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NAED Recap Part 2: NAED Encourages Industry to Recruit New Talent

After attending what I believe is my 21st consecutive NAED Annual Meeting, I noticed much has changed over the years. For example, the consolidation of both distributors and manufacturers has made this conference a constantly changing landscape. But one very specific (positive) change stood out in my mind during this conference: our industry has finally recognized that we must put a greater focus on attracting and retaining young talent. This was a topic that came up in many presentations and almost every discussion.

Bob Reynolds, Chairman, President and CEO of Graybar, spoke convincingly about the need to embrace the concept of attracting young people to our industry. He made a very compelling argument that it is critical to our industry’s future that we must all do a better job developing talent to fill the leadership pipeline. Further, Bob pointed out that we must recognize changing workplace trends and harness those opportunities to better ourselves and our companies (Facebook? /Twitter?/Flexible Hours?/etc.). He reminded us that we need to understand that the next generation doesn’t even understand electrical distribution; much less whether they would want to work in this industry (it certainly isn’t as romantic as working at Apple or Google).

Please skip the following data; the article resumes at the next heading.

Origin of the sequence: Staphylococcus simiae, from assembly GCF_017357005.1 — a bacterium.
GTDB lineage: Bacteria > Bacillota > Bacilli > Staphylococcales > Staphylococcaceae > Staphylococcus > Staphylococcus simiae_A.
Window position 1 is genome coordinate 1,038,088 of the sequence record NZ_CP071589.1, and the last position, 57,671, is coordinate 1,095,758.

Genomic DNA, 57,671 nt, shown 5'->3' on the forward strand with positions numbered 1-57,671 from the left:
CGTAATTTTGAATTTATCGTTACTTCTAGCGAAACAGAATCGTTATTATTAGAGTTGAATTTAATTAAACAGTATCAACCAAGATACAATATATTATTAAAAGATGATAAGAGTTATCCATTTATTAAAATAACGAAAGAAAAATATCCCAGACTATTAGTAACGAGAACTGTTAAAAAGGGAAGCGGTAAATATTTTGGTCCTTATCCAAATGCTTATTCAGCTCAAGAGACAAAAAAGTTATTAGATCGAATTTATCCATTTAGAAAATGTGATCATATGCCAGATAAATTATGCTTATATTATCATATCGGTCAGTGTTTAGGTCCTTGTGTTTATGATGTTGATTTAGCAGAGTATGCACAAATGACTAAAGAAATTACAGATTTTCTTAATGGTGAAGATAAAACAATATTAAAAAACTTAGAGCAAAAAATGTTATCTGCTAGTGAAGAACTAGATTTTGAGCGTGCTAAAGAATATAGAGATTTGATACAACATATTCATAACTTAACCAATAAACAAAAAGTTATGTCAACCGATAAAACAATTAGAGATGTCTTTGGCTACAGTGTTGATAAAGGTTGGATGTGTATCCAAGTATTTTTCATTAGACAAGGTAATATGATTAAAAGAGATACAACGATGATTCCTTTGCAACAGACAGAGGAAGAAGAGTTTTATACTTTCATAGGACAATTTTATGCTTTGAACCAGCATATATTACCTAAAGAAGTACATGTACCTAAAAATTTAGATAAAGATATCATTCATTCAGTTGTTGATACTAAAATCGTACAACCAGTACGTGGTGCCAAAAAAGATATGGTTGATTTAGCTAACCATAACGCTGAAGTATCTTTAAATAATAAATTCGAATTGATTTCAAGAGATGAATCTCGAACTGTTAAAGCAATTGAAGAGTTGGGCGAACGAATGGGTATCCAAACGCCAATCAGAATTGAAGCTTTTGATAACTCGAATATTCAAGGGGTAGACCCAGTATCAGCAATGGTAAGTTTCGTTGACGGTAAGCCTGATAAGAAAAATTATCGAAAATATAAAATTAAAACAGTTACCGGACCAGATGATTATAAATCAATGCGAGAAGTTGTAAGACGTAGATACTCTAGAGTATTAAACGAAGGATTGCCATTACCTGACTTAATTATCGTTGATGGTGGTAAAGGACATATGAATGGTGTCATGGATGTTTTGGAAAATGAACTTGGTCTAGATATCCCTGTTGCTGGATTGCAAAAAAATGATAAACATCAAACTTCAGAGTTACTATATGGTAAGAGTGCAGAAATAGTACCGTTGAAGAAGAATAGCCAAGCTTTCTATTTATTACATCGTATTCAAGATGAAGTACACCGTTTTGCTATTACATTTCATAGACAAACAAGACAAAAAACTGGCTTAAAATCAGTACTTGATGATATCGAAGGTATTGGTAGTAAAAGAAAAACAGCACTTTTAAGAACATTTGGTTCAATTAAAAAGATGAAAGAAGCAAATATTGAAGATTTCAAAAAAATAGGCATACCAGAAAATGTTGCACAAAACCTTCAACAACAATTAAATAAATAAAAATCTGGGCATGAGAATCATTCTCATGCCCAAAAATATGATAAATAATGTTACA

Eli Lustgarten, senior vice president of Longbow Securities gave a good long-term guesstimate of where our market opportunities are headed. With a PowerPoint of over 100 slides, there was much more economic data than any one person could consume. He told a very humorous story about someone trying to get a loan from the FHA. Too long a story to tell here, but it showed that regardless of who is in power in Washington, bureaucracy takes on a life of its own.

Charlie Cook, the political analyst who spoke next, gave a wonderful presentation on the upcoming election and politics in general. It was balanced and not partisan. His discussion was entertaining and avoided the easy, cheap shots towards either party or candidate. It was a lively discussion that illustrated and explained in a humorous way our current political landscape, without taking sides.  


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NAED Recap Part 1: Harvesting Our Customers’ Intelligence